What should be expected from the interaction between vampirism and pregnancy depends on what characteristics one chooses for the vampiric infection, and may also be affected by one's suppositions as to whether a fetus should be considered human and/or alive. As an entity with a firm attachment to its hide in an intact condition, I hasten to add that these musings represent the purest speculation. No true wanderers of the night have any cause for outrage, regardless of their position in the choice/life/whatever street riot. The strains of vampirism tend to run along a continuum from biology to possession. The more mystical variants should be just as likely as other forms of magic to act on individual selves and lives, whose definition may become important.
Some types of vampirism, of which the infections described by P.N. Elrod or Lee Killough may be considered typical, operate very much like conventional diseases. Among humans, some pathogens cross the placenta and affect the fetus while others do not. The outcome of the vampiric conversion of a pregnant woman would probably depend on whether or not the entity responsible for the infection does so. If it does, the fetus should be sustained by the infection quite as well as the woman would be. The fetus might or might not ever be born, but there is no reason to expect a miscarriage. If pregnancy progresses, the infant should be a vampire also. If the infection does not cross the placenta, a female vampire, almost certainly non-breathing, would be unable to support a still-human fetus. It would die, and, one _hopes_, miscarry promptly.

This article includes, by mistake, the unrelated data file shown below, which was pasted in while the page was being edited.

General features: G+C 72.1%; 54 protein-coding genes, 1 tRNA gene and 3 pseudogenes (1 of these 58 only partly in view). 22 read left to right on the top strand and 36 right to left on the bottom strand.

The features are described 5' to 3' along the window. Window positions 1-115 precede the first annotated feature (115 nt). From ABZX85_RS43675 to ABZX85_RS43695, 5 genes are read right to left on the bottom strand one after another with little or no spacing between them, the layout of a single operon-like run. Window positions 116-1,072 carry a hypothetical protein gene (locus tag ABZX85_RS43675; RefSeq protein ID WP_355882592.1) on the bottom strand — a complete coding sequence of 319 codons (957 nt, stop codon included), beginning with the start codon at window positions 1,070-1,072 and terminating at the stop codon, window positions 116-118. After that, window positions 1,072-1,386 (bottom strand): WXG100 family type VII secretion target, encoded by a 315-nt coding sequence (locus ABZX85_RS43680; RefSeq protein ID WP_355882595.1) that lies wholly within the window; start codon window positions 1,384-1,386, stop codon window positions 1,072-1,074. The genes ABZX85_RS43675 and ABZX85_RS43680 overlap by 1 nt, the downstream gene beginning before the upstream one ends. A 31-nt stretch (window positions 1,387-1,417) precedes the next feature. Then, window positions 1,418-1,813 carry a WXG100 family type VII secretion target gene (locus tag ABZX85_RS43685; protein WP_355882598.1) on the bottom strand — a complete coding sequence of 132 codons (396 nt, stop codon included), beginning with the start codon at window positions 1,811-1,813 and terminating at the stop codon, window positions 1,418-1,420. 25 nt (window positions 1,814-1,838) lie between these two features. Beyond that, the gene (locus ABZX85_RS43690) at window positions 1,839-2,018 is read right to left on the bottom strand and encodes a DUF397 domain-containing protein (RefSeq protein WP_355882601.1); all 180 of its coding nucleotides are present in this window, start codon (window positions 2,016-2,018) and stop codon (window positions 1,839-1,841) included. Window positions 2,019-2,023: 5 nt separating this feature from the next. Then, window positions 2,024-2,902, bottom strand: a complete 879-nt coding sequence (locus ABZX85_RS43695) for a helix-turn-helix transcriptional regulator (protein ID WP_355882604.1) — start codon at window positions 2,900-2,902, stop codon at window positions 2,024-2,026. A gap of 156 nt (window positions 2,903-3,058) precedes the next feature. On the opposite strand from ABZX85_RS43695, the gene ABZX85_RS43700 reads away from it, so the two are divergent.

Ricean vampires are infected with the spirit of a poltergeist that invaded the ancient queen Akasha. Many other wanderers of the night share a similar condition, in which the infection is not a living organism but a ghost or force transmitted according to more or less arbitrary rules. Here, one also ought to enquire whether the pregnant woman is (1) one life carrying another equivalent life, (2) a single entity, in which one life encompasses all, or (3) one life carrying a non-equivalent life or potential life in a relationship akin to parasitism.
Spirit model (two equivalent lives):
The woman, not the fetus, is being infected. The infection could behave like either the placenta-crossing or non-crossing biological infections above.
Spirit model (one life):
If the pregnant woman is a single life, a symbiotic entity, the vampiric spirit should maintain the unit in an unchanged condition... permanent pregnancy. Ouch.
Spirit model (two nonequivalent lives):
This might result in miscarriage. If it did not, the outcome would imply that *all* of the living occupants of the human body participate in the vampiric transformation. The normal bacterial of the human intestine, any possible mundane pathogens, and any possible parasites, would all be transformed. Vampire tapeworms, anyon
Sue Mydliak was born in Flint, Michigan. Came to Illinois when she was a little girl and graduated from Downers Grove South. It wasn't until the book Twilight came out did she develop her interest in writing. It was then in 2011, that her first book, Birthright, was published and made best seller the first week it was out. This lead her to make Birthright into a Trilogy. She has written two other books, Night Games and an anniversary book, Forever, which is Birthright's story, but whose story line is different and geared more for adults. She is currently writing two other books, Eternal and Secrets and has finished illustrating a new children's book, JellyBean Turns Three (see her Children's book website, http://susiebbooks.strikingly.com/)